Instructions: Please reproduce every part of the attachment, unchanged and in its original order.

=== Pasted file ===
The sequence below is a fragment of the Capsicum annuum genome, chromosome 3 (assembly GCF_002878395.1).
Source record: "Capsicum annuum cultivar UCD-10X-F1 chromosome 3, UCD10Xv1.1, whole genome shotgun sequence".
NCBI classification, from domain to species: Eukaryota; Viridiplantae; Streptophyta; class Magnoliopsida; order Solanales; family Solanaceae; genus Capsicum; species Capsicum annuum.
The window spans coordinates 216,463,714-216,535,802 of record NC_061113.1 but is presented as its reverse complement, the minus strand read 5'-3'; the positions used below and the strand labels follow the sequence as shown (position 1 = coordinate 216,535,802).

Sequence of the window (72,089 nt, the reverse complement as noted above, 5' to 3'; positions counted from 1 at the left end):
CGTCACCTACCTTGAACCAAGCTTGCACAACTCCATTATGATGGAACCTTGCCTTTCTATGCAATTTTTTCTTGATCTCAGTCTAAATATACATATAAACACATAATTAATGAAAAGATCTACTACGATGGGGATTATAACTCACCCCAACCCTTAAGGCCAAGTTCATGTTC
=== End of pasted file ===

The sequence below is a fragment of the Capsicum annuum genome, chromosome 3 (assembly GCF_002878395.1).
Source record: "Capsicum annuum cultivar UCD-10X-F1 chromosome 3, UCD10Xv1.1, whole genome shotgun sequence".
NCBI classification, from domain to species: Eukaryota; Viridiplantae; Streptophyta; class Magnoliopsida; order Solanales; family Solanaceae; genus Capsicum; species Capsicum annuum.
The window spans coordinates 216,463,714-216,535,802 of record NC_061113.1 but is presented as its reverse complement, the minus strand read 5'-3'; the positions used below and the strand labels follow the sequence as shown (position 1 = coordinate 216,535,802).

Sequence of the window (72,089 nt, the reverse complement as noted above, 5' to 3'; positions counted from 1 at the left end):
CGTCACCTACCTTGAACCAAGCTTGCACAACTCCATTATGATGGAACCTTGCCTTTCTATGCAATTTTTTCTTGATCTCAGTCTAAATATACATATAAACACATAATTAATGAAAAGATCTACTACGATGGGGATTATAACTCACCCCAACCCTTAAGGCCAAGTTCATGTTC